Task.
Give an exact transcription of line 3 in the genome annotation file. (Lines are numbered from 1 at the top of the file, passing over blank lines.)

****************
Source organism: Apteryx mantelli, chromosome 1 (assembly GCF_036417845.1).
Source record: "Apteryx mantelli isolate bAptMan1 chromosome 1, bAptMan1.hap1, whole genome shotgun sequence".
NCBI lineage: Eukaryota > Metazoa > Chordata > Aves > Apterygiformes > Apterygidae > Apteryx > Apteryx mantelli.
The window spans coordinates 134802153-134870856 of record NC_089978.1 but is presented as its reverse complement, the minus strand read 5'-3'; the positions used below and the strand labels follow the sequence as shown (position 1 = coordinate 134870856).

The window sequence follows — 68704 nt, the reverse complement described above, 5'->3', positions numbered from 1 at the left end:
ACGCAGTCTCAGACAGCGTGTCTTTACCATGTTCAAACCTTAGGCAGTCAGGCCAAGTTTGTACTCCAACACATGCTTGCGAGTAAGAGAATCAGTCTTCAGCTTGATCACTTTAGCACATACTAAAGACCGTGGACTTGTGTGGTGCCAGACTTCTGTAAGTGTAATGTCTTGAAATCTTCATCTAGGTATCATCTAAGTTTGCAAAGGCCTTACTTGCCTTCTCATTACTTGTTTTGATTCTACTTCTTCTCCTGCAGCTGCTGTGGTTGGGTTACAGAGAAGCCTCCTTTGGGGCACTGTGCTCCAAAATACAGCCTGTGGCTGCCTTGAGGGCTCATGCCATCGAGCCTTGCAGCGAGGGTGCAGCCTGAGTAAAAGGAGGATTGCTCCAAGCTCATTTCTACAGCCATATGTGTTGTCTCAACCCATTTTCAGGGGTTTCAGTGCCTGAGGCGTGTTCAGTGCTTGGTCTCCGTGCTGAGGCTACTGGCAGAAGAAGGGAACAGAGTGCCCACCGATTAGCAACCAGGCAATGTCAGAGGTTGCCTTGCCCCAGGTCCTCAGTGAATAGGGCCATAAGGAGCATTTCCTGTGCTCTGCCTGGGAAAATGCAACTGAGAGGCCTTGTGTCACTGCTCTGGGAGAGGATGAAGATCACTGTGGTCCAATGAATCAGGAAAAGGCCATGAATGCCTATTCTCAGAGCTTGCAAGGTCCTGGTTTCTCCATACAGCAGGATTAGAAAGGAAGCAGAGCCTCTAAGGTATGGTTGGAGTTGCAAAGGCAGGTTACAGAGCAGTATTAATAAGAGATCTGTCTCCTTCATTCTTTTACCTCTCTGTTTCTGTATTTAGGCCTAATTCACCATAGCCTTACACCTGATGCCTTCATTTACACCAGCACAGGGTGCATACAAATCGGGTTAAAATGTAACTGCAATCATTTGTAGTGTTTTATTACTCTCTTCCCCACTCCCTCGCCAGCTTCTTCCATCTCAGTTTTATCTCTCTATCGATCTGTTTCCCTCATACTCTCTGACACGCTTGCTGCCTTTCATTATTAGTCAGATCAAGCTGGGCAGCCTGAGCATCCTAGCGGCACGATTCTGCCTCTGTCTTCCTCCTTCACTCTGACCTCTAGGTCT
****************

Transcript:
NCBI lineage: Eukaryota > Metazoa > Chordata > Aves > Apterygiformes > Apterygidae > Apteryx > Apteryx mantelli.